When I die and am autopsied, they’ll find your fingernail gouges on the inside of my skin, the desperate clawing of someone buried alive. The medical examiner will call in doctors and forensic analysts, have you ever seen anything like this?, but they will not be able to explain it. There will be hushed conversations with my family and friends, but they will merely shake their heads and say, who knows; she was crazy. And since I will not be there to explain, I’m a sarcophagus, a coffin, a cage, don’t you see?, I will go down as just another medical oddity and the truth of your imprisonment will be lost for good. Believe me, though – if digging from the outside in could free you any better than your internal efforts, I would meet you halfway through my meat with torn and bloody nails.

#1977

He returns to the alley too often. It is not a gravestone, after all, but close enough and all he has. Sometimes he sits on the cold concrete, recalling the night they met – though he sits on the far side, never beneath the darkened streetlight. Most times he just paces back and forth as he lights, smokes, and discards cigarette after cigarette. Their burnt ends litter the cement, are ground beneath his shoes and grow soggy in rain puddles. He hopes some shred of fate still lingers here. He hopes he will catch his lover’s tragedy, be infected with whatever curse or punishment took the man from him so he can experience the same pain, the same misery, the same slow death. In this place where everything started, he seeks the beginning of the end. It is the only way left for him to feel close to his beloved. He hopes he will die here; living is a betrayal he cannot bear much longer.

#1972

There’s this idea that if you fall in love with a crazy person, your love can save them – that, given time and patience and devotion, you can fix their madness, you can make them “whole”. It’s a load of shit. Madness can’t be fixed; it can only be suppressed, and will always come creeping, seeping, bleeding back. So why try? Why not accept the madness for what it is and wait for the morning you wake with your lover’s knife in your throat? At least there’s honesty in that. Believe me, the crazy ones know they can’t be fixed. It’s cruel to force them to go along with the charade when you both know you’ll end up at the same tragic conclusion anyway. Blood and broken glass are enough to bear; spare yourselves the disappointment, at least.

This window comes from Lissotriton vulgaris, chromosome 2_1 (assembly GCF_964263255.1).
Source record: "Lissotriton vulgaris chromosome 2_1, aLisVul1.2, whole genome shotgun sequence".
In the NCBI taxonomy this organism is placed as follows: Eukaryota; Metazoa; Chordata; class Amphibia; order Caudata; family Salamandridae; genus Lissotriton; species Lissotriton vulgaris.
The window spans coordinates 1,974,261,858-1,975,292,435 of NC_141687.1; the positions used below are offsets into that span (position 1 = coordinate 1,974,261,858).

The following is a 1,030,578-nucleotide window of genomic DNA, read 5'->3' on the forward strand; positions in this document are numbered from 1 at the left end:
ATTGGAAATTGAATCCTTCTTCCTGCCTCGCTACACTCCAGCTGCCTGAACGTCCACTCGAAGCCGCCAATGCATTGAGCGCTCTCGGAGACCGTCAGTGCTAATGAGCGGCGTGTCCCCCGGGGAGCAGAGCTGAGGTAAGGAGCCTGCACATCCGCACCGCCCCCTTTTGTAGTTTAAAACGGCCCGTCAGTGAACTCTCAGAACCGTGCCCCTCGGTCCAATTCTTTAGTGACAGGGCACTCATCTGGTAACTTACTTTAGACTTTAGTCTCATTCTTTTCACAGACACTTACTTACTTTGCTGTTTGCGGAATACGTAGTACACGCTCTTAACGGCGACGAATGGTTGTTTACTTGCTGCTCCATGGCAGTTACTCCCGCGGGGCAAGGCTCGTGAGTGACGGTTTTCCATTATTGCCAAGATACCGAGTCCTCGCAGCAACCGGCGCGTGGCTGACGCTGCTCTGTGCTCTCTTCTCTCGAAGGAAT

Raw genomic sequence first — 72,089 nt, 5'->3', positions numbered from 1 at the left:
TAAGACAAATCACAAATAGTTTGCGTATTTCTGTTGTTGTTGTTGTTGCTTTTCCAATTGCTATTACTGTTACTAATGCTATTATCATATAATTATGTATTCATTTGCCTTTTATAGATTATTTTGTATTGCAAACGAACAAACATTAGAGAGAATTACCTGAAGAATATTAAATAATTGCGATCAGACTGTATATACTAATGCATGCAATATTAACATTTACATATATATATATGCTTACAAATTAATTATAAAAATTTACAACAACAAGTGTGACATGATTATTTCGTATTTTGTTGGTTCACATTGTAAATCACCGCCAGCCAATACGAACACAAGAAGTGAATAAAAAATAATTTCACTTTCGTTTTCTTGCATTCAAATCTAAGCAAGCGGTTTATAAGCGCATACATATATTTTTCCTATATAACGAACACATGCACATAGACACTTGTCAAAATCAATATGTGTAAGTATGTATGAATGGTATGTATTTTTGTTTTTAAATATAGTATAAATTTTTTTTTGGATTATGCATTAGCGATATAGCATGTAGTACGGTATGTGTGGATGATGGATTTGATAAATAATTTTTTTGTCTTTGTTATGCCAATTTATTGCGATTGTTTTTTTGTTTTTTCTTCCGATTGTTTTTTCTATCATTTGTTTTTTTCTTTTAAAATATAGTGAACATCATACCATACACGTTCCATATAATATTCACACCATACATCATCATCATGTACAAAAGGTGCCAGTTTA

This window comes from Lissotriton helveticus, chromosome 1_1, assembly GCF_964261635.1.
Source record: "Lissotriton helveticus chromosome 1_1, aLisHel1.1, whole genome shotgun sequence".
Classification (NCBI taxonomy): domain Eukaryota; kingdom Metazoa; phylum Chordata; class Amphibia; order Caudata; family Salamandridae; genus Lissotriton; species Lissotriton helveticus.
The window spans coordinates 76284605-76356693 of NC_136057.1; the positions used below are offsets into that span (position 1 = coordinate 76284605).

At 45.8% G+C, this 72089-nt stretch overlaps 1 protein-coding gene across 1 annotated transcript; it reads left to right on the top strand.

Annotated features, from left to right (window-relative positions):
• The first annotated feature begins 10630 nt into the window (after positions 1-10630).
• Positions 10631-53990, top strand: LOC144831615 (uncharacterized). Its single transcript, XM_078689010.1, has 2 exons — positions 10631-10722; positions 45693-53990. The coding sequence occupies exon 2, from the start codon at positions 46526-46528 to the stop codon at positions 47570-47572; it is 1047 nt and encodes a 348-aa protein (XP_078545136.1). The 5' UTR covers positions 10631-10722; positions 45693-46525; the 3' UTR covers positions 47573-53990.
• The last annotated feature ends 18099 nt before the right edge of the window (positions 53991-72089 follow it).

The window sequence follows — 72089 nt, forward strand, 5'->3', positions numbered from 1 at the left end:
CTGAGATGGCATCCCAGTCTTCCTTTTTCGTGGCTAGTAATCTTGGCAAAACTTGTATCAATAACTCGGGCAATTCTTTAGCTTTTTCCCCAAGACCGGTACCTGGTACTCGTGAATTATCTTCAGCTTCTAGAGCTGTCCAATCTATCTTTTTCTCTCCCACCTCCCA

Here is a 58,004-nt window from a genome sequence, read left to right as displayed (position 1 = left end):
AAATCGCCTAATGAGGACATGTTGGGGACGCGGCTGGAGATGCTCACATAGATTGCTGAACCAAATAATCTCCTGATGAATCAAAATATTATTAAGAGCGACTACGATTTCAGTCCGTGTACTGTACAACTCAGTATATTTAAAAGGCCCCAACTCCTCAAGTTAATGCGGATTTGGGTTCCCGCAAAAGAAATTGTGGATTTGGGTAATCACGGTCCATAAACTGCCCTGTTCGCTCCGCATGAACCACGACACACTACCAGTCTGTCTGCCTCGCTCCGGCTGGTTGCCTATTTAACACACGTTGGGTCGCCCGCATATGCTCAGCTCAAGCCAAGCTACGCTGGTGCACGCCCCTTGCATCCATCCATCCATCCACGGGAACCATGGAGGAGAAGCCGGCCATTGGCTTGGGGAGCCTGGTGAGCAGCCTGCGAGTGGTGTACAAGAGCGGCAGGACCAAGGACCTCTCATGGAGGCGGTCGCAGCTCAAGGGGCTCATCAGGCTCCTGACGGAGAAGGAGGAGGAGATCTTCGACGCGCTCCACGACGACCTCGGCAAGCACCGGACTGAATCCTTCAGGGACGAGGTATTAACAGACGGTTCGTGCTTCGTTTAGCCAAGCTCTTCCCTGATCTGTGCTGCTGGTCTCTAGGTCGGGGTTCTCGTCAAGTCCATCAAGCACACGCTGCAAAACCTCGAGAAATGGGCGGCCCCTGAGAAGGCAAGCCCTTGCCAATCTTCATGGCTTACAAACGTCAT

#1967

He waits. The shards of glass have glittered like snow on the white carpet for five months now; he steps around them without thought as he paces. Sometimes he still purposefully treads on one to feel the bright, sharp pain travel up through his foot, to leave a few more bloodstains in the wreckage. He hasn’t even bothered to replace the shattered glass tumblers, instead drinking his liquor out of a coffee mug or straight from the bottle. He’s stopped bothering with an ash tray, too, and the cigarette butts leave little burn marks where they fall from idle hands. He doesn’t care. The one he loves will return to him, he is certain of this despite their parting words, the broken glass and passing months. The one he loves will return to him and so he must be here, cleansed by his penitence and proven faithful by his stasis. So, he waits.